Today marks the first anniversary of the splendid blog, CatholicMoralTheology.com. The editors of that blog asked me and some others to write up posts commemorating their anniversary, which I was delighted to do. You can find my post here and come back to the site each day this week to find more posts marking a milestone on the emergence of a truly valuable online resource for Catholic Moral Theology.
Yesterday was the fifth anniversary of my mother's death. She died on the vigil of the Feast of St. Joseph, patron of a happy death and, indeed, her death copuld not have been more peaceful when it came. What preceded it was far from peaceful: She had been battling Parkinson's for years and then, in August of 2006, she and my dad were in a horrific accident in which she broke both arms, her neck and one leg. She never really recovered, and never spoke again, although after the first few days, she re-gained consciousness. She was certainly aware that I was at her bedside each and every day and that my dad, once he recovered from his injuries, was there each and every day for the entire day.
Obviously, the readers of this blog did not know my mother. But, you have come to know me, and mindful of e.e. cummings words - I am first the son of my parents and whatever is happening to him - I share the eulogy I delivered at my mother's funeral with you:
Eulogy for Claire McDermott Winters
Our Lady of Lourdes Church
25 March 2007, Feast of the Annunciation
The White House took another stab at reaching some sort of agreement on the contentious issue of the HHS mandates regarding women’s preventive services, releasing new analysis of the prior accommodation, as well as new proposed rules for self-insured religious entities.
Over at his still sorta new blog at RNS, Mark Silk brings commentary on the upcoming Puerto Rico primary from Juhem Navarro, whom I met at a book signing event at the UConn Co-op in February. Navarro's comments are the smartest thing you are likely to hear about PR politics this weekend because the news anchors always make a hash of the subject.
Archbishop of Canterbury Rowan Williams announced today that he will be stepping down as the Primate of England by the end of the year. Williams is, by all accounts an extraordinary man with an extraordinary intellect and a deep faith. When he received the Campion Award from America magazine, Fr. Drew Christiansen, S.J. called Williams "a prophet to a post-Christian age." Williams and the Holy Father have developed an especially close friendship. He will be greatly missed.
Dana Dillon's voice is one of the most provocative among the next generation of young theologians, and in this very thoughtful essay at CatholicMoralTheology.com, she looks at the way contraception raises expectations for women and their place in the world that they may not wish to raise. It is provocative and thoughtful, just the kind of essay we have come to expect from Dillon.
I think we can make an educated guess that more people in Syria were killed by their own government in hte past day, or week, or month, than in any other country. I confess I do not know what is to be done. But, I do know what is not to be done, and that is to support the Syrian regime in anyway. At the New Republic, Nick Robins-Early details how some American companies are doing precisely that.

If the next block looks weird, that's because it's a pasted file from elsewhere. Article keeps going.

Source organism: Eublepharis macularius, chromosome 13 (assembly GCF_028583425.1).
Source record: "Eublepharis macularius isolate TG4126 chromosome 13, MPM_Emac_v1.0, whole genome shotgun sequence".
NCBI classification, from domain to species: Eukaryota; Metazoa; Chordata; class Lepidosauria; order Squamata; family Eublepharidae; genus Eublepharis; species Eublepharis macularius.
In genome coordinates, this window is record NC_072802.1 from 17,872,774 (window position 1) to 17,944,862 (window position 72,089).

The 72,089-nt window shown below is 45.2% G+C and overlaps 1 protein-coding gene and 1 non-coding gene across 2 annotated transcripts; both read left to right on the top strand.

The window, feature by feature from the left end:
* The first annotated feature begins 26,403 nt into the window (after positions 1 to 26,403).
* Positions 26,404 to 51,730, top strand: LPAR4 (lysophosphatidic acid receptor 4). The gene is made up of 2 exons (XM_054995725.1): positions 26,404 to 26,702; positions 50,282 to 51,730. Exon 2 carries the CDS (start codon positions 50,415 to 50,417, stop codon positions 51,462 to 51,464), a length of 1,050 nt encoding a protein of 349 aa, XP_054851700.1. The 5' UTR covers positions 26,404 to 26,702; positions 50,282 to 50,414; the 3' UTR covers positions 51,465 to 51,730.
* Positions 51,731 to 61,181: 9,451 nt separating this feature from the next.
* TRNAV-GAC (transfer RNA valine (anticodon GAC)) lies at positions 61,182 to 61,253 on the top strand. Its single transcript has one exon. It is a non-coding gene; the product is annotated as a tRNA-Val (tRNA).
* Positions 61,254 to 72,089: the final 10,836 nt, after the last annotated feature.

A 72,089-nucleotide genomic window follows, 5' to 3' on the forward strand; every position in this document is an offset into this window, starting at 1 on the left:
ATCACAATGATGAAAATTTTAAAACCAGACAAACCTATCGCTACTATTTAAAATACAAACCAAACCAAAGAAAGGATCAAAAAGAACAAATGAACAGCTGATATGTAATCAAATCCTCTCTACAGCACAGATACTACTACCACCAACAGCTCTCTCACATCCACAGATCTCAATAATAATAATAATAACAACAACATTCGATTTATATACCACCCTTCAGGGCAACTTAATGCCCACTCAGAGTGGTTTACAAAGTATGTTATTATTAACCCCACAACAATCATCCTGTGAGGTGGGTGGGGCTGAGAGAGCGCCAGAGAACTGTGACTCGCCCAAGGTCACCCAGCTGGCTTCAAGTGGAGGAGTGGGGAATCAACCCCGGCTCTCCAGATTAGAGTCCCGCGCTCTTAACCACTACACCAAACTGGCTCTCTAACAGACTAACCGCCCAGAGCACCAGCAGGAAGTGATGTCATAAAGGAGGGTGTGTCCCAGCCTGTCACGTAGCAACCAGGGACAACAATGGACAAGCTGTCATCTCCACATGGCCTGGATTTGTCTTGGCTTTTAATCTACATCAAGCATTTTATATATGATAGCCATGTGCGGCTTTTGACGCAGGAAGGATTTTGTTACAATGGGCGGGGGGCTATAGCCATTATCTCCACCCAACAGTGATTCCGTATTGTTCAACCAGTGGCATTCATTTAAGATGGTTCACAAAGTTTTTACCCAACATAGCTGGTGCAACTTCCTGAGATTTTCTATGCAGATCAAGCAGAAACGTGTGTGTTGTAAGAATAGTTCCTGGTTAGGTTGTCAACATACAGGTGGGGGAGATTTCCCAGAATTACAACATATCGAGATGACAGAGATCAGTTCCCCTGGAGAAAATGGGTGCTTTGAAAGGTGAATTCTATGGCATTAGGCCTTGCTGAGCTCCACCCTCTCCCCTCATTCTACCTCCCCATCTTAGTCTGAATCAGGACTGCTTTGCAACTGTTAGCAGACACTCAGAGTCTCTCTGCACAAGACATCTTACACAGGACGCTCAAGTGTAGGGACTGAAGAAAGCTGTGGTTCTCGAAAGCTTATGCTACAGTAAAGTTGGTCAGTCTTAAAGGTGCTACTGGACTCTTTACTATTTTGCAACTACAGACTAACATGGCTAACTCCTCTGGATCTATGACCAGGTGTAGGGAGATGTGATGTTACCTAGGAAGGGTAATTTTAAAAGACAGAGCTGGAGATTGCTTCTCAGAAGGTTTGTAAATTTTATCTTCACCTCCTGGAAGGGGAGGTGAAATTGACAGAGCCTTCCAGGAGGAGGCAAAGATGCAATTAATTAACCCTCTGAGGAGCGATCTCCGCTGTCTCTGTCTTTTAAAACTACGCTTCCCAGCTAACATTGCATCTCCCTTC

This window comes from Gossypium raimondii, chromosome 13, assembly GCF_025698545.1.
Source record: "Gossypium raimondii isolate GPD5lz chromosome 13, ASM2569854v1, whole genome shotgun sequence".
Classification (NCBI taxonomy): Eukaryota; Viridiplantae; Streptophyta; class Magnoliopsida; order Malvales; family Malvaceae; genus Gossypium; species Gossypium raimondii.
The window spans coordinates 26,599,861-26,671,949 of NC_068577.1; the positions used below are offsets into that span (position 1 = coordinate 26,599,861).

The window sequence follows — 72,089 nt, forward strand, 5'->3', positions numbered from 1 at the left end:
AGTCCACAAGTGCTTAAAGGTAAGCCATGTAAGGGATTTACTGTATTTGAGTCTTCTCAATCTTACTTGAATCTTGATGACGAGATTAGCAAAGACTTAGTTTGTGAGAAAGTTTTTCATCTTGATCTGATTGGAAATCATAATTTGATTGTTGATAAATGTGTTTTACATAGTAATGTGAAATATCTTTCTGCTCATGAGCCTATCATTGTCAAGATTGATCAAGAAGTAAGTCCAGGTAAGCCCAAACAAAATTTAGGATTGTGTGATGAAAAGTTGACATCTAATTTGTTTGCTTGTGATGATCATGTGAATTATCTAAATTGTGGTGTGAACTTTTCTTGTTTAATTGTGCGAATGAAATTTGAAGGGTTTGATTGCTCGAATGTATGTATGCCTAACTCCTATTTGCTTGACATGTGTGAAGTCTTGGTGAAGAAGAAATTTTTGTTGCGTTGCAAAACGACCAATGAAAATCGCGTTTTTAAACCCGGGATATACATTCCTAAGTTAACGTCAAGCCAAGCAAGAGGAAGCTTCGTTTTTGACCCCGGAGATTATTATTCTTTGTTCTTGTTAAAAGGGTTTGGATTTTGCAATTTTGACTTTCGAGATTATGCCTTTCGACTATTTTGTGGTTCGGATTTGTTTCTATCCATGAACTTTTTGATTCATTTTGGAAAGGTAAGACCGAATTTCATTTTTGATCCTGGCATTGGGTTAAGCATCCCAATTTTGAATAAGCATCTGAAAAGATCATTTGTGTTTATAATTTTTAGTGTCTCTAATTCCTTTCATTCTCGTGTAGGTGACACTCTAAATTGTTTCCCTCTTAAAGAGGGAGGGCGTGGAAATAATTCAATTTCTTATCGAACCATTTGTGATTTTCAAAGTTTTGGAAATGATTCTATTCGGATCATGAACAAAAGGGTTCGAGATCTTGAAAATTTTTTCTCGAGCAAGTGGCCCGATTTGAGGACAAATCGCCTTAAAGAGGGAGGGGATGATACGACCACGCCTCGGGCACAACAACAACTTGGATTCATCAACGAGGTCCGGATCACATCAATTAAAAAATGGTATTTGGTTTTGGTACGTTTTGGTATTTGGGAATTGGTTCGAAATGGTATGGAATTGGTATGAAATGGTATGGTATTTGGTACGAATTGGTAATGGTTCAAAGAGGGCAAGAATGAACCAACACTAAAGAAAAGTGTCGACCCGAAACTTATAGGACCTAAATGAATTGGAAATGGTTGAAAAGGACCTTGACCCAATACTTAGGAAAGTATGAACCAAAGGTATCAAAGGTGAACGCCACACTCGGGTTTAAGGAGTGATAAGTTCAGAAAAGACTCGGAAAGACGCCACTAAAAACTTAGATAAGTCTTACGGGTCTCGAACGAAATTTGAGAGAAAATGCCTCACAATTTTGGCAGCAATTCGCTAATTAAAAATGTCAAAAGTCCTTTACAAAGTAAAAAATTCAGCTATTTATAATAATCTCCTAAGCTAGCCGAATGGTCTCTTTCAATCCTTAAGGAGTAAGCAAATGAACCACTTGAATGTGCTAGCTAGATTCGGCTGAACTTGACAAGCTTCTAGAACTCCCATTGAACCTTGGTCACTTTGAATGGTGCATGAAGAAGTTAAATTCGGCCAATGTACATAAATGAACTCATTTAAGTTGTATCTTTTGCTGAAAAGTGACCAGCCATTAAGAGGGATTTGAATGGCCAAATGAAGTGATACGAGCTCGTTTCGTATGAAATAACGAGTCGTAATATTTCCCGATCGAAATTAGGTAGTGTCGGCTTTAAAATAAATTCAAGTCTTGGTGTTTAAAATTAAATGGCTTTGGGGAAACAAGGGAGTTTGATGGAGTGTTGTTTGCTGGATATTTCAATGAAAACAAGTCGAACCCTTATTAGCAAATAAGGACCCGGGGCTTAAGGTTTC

A few weeks ago, I was at a dinner and one of the people present told me that she had stopped going to Mass. My heart sank. Lord knows, there are often good reasons for people to be frustrated with the Church, but, still, the thought of not going to Mass on Sunday is so incomprehensible to me that whenever I hear of someone leaving, I can’t get my mind around it and my emotional response comes to fore. It makes me very sad.
Sadness may be an appropriate feeling, but it is not a moral, still less an ecclesial, response to this phenomenon. Next week, on March 22 from 3-6 p.m. Catholic University’s Institute for Policy Research & Catholic Studies (where I am currently a visiting fellow) will be sponsoring a symposium on “Lapsed Catholics” to examine this sad phenomenon. The event is co-sponsored by Villanova University’s Center for the Study of Church Management.
Last night, I gave the talk on the Triduum for the RCIA at St. Matthew's Cathedral in Washington. I confess, whenever I talk about the Triduum, about putting ourselves into the event that is the Paschal Mystery, I get choked up at times. And, I also get choked up seeing all these people who want to join the Church: They put in lots of hours thinking about this, learning the catechism, and they are so enthusiastic. I know the neo-phytes think that it is us old folks in the Church who are giving them something by teaching them about the faith, but it is really they who give us old-timers a much more valuable gift: Their faith, in all its freshness, reminds us all that when we hear the Easter Gospel, and the words, "Why do you seek the living amonst the dead? He is not here," we must hear those words as words freshly spoken. So, thank you RCIA neo-phytes and sponsors. It was a joy to share a few hours with you and I look forward to witnessing your baptism at the Great Vigil.
This morning's Washington Post contains quotes from Rev. Marcel Guarnizo, the priest who made headlines for denying communion to a woman at her mother's funeral because she was a lesbian. Late last week, he was stripped of his faculties by Cardinal Wuerl because of what the archdiocese termed "credible allegations" of "intimidating behavior" towards parishioners since the event.
Guarnizo not only challenges the woman's accounts of the underlying event. He challenges the archdiocese, arguing that no subsequent activity of his warranted his being stripped of his faculties and that this is all really about his initial decision not to give communion to Barbara Johnson. So, he is calling everyone, except of course himself, a liar. Nice.